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August 17, 2021

GSK/CureVac’s second-gen mRNA Covid-19 vaccine boosts immune response in preclinical study

The companies plan to launch the first clinical trial of the CV2CoV vaccine in the fourth quarter of this year.

GlaxoSmithKline (GSK) and CureVac have reported that their second-generation vaccine candidate, CV2CoV, provided robust immune responses against SARS-CoV-2 challenge in a preclinical study in non-human primates.

The vaccine candidate is a non-chemically modified messenger ribonucleic acid (mRNA) that encodes the prefusion stabilised full-length spike protein of SARS-CoV-2. It is formulated within lipid nanoparticles.

In the preclinical trial, cynomolgus macaques were inoculated with two 12µg doses of either CureVac’s first-generation vaccine candidate, CVnCoV, or CV2CoV at a gap of 28 days.

Findings showed that CV2CoV could better stimulate innate and adaptive immune responses, offering quick onset of response, increased antibody titers and robust activation of memory B and T cells versus CVnCoV.

The study also analysed the effect of variants of concern and variants of interest such as Alpha, Beta, Delta, Kappa and the Lambda variant on neutralising antibody titers.

Increased antibody neutralising ability was reported with CV2CoV across all studied variants.

Animals receiving CV2CoV were observed to be well-protected following challenge infection using the original virus, with highly efficient viral clearance in the lungs and nasal passages.

GSK noted that preclinical studies in various animal models indicate the ability of the CV2CoV vaccine to stimulate quicker and robust immune responses.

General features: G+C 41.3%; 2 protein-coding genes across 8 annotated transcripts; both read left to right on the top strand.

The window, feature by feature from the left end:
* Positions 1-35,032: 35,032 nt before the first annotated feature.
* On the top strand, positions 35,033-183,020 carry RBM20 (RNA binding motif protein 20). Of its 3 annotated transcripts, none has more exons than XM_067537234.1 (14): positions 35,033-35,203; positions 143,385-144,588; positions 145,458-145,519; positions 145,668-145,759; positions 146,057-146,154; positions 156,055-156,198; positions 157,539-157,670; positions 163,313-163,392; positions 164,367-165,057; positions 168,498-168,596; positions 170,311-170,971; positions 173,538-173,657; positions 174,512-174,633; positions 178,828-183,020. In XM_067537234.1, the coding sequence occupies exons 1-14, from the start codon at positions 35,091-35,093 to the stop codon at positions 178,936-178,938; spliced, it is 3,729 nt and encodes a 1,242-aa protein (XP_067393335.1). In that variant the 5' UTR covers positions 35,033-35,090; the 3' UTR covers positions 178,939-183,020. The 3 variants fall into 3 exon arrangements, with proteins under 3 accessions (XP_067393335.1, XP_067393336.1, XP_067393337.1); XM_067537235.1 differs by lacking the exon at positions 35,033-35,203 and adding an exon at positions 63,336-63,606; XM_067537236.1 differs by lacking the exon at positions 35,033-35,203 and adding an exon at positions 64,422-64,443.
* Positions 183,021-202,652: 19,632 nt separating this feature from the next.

CureVac chief scientific officer Dr Igor Splawski said: “In this animal model, CV2CoV is shown to induce broad antibody and cellular immune responses very similar to the breadth of the immune responses observed after infection with SARS-CoV-2.

“The current study shows that the immune responses and resulting protection produced by our second-generation candidate, based on our mRNA technology featuring targeted optimisations, are substantially improved in non-human primates against both the original SARS-CoV-2 virus as well as the Beta and Delta Variants of Concern and the Lambda Variant of Interest.”

The first clinical trial of the CV2CoV vaccine is anticipated to commence in the fourth quarter of this year.

CureVac and GSK initially partnered in July last year to develop novel products using the former’s second-generation RNA technology for various infectious disease targets.

The collaboration was further extended in February this year to develop next-generation mRNA Covid-19 vaccines.

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